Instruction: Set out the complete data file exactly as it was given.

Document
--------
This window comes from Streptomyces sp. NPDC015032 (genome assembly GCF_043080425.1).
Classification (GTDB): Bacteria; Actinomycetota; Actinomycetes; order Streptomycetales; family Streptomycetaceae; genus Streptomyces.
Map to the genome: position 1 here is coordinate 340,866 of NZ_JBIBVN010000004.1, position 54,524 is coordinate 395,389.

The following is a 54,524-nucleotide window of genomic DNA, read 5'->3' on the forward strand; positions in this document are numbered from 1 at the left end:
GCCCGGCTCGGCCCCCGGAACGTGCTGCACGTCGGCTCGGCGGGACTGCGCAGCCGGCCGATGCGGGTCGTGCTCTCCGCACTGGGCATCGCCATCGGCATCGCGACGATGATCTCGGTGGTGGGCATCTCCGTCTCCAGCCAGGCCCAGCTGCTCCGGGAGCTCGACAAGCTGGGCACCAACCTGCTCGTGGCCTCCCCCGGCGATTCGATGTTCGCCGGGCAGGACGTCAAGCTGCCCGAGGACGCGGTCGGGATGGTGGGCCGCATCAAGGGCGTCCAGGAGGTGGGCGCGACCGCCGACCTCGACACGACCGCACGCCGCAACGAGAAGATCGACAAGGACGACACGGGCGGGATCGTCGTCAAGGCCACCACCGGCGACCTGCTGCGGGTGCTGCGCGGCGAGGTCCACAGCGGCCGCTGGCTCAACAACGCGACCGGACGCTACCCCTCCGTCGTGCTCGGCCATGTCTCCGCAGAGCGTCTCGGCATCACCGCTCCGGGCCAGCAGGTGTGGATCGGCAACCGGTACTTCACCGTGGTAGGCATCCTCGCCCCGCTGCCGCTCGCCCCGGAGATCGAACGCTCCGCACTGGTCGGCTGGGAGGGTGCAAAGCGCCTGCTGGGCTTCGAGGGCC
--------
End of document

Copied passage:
This window comes from Streptomyces sp. NPDC015032 (genome assembly GCF_043080425.1).
Classification (GTDB): Bacteria; Actinomycetota; Actinomycetes; order Streptomycetales; family Streptomycetaceae; genus Streptomyces.
Map to the genome: position 1 here is coordinate 340,866 of NZ_JBIBVN010000004.1, position 54,524 is coordinate 395,389.

The following is a 54,524-nucleotide window of genomic DNA, read 5'->3' on the forward strand; positions in this document are numbered from 1 at the left end:
GCCCGGCTCGGCCCCCGGAACGTGCTGCACGTCGGCTCGGCGGGACTGCGCAGCCGGCCGATGCGGGTCGTGCTCTCCGCACTGGGCATCGCCATCGGCATCGCGACGATGATCTCGGTGGTGGGCATCTCCGTCTCCAGCCAGGCCCAGCTGCTCCGGGAGCTCGACAAGCTGGGCACCAACCTGCTCGTGGCCTCCCCCGGCGATTCGATGTTCGCCGGGCAGGACGTCAAGCTGCCCGAGGACGCGGTCGGGATGGTGGGCCGCATCAAGGGCGTCCAGGAGGTGGGCGCGACCGCCGACCTCGACACGACCGCACGCCGCAACGAGAAGATCGACAAGGACGACACGGGCGGGATCGTCGTCAAGGCCACCACCGGCGACCTGCTGCGGGTGCTGCGCGGCGAGGTCCACAGCGGCCGCTGGCTCAACAACGCGACCGGACGCTACCCCTCCGTCGTGCTCGGCCATGTCTCCGCAGAGCGTCTCGGCATCACCGCTCCGGGCCAGCAGGTGTGGATCGGCAACCGGTACTTCACCGTGGTAGGCATCCTCGCCCCGCTGCCGCTCGCCCCGGAGATCGAACGCTCCGCACTGGTCGGCTGGGAGGGTGCAAAGCGCCTGCTGGGCTTCGAGGGCC